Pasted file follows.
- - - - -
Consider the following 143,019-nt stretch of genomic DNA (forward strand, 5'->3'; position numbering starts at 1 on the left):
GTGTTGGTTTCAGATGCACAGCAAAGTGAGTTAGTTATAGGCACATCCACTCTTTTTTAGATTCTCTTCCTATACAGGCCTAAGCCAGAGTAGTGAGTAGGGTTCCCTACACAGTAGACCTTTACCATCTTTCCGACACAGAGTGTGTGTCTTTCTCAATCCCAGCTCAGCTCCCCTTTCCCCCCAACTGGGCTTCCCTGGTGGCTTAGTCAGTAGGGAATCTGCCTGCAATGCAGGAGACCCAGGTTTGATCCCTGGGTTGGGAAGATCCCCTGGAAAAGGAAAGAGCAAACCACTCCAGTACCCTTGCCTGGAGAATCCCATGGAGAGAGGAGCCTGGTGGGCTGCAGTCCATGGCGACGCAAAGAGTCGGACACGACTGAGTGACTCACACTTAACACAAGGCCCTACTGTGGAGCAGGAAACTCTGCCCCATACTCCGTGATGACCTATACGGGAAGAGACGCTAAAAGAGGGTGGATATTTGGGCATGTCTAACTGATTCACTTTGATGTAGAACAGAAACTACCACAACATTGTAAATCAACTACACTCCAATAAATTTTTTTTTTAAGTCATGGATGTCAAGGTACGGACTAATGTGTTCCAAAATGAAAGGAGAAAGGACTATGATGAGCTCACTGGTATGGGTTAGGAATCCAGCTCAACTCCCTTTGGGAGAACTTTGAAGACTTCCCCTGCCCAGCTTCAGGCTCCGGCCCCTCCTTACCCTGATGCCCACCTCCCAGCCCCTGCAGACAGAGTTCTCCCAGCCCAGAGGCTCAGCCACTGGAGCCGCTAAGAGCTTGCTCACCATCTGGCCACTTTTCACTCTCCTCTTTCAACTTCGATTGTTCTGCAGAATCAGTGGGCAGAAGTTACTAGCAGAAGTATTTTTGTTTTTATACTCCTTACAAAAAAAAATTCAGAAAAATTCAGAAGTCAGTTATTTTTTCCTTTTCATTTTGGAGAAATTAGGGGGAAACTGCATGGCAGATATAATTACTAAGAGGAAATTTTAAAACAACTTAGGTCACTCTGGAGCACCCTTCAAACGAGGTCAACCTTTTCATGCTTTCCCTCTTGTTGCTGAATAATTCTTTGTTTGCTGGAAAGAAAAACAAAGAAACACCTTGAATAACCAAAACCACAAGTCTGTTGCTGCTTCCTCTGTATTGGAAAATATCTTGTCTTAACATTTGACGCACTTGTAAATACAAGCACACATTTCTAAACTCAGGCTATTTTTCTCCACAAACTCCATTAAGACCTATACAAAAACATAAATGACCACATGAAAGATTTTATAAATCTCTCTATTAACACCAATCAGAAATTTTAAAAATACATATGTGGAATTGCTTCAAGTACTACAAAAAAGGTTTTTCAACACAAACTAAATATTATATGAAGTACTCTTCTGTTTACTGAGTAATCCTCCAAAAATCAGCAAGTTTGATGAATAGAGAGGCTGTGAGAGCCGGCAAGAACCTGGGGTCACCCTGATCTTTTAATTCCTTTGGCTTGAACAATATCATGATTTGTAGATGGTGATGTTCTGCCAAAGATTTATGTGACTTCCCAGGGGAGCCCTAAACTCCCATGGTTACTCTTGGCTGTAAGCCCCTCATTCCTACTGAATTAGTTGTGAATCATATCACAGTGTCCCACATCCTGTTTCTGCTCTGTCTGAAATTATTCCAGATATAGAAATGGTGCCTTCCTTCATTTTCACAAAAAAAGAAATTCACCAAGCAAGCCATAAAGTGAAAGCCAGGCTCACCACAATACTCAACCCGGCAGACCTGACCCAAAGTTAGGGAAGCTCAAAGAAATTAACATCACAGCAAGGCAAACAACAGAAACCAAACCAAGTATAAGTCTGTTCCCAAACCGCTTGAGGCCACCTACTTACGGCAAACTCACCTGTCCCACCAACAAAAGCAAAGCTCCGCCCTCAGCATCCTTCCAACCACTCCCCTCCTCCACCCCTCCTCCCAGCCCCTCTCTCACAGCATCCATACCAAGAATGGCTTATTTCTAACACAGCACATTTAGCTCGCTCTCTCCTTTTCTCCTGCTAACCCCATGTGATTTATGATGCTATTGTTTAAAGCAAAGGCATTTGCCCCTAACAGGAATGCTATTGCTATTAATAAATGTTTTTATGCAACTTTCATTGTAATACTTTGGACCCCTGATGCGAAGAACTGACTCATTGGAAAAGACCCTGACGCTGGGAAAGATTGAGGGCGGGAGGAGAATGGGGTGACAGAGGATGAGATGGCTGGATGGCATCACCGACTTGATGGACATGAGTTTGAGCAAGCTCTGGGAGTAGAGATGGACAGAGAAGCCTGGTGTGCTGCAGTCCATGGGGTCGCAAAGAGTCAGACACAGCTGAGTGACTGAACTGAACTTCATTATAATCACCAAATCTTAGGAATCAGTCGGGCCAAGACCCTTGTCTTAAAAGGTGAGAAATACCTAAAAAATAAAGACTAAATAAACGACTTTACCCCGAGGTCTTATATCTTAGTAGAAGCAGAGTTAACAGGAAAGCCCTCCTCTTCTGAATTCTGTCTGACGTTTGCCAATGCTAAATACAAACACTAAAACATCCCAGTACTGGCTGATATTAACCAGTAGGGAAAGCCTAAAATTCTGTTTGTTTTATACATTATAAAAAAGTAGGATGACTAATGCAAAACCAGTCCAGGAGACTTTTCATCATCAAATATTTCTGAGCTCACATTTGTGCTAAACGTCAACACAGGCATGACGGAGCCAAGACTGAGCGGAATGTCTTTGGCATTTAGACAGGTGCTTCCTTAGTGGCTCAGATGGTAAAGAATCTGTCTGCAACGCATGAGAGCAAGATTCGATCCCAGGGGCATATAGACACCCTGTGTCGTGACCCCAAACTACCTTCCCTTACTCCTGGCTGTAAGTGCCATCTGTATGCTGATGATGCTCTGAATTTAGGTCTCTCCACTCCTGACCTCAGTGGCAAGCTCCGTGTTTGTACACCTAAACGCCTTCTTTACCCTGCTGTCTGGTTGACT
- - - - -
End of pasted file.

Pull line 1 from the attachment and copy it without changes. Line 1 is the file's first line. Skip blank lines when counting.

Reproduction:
Consider the following 143,019-nt stretch of genomic DNA (forward strand, 5'->3'; position numbering starts at 1 on the left):